Last week, on my way to a seminar with Sepp Holzer (more on that soon), I had the happy opportunity to spend some time in Lisbon, Portugal. On several occasions during my wanderings around this beautiful city I stumbled upon a little oasis amongst the meandering streets and tumble-down buildings.
‘Sepp Holzer’s Permaculture’ is the work of a man of unique sensitivity and imagination. Holzer has combined a lifetime of practical experience with clarity of expression and intellect to produce a book which will satisfy a practically-minded farmer or gardener as well as the student of agroecological design. With gentle strength, Holzer would make designers and practicioners of us all and entrust to us neither task unless we join him in the school of nature.
He makes us want to join him in that school. He describes the techniques of what he calls “Holzer Permaculture” with surety born of concrete success and the observation of ecological health but without the urgency of someone trying to convince us that he is right. Any urgency the work posesses becons us to join with the author in the “joy of cultivation” which comes from working together with nature.
The use of natural patterns in permaculture was brought to the front of my mind when recently I re-encountered the beautiful drawings of Ernst Haeckel after they had been released into the public domain. Haeckel’s drawings of diatoms, jellyfish and other facinating organisms are intended to provoke us to consider questions of order in nature by their astounding symmetries. I was struck by how many of them possess variations on the classic “keyhole” pattern suggested by Bill Mollison for garden access. One panel in particular could almost bear the title “Meditations on the ‘Keyhole Pattern’”. These drawings provoke the questions which must be asked of all patterns if they are to be useful in design — why are they like that? To what problem are they a solution? By what force have they been shaped?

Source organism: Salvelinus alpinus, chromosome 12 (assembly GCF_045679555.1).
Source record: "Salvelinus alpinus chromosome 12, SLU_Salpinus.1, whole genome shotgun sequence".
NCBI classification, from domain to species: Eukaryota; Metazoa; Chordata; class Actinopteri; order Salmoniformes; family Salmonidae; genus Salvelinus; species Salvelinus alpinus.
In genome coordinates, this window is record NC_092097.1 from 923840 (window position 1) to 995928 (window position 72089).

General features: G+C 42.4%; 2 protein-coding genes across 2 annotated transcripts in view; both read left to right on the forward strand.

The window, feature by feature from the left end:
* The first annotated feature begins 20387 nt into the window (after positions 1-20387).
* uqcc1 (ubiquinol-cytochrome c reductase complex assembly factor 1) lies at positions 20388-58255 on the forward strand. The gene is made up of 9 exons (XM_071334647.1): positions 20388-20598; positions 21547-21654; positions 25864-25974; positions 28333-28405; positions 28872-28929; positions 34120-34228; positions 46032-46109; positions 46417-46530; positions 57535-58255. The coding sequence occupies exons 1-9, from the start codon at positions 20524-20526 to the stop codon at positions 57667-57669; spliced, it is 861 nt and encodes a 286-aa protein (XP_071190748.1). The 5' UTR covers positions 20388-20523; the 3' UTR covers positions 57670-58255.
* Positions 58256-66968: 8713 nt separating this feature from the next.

Our goal is the development of a palette of plants which can be used to develop permaculture systems which are sensitive to the climates they are in. In the last post we looked at developing the scope of our palette. In this post we will look at ways to limit that scope to the plants to the plants with the highest degree of utility for a permaculture system.
I have been interested in Masanobu Fukuoka’s ‘do nothing’ approach to farming since reading ‘The Natural Way of Farming’ some years ago as a part of early studies in permaculture. My interest was especially piqued in October last year when I watched the first three videos shown here in which Fukuoka applies his seedball method to Mediterranean climate Greece.
Most often the starting point for developing a set of plants for a permaculture will be to look at lists of useful and edible plants in regional permaculture or related books. Sometimes, however, there are few or no such lists available. Or, like me, you may have a perverse inclination towards first principles and wheel re-invention in the hope of small gains in understanding or the development of new possibilities. If either of these is the case, you will need some way of sifting through the many plant species of the world.
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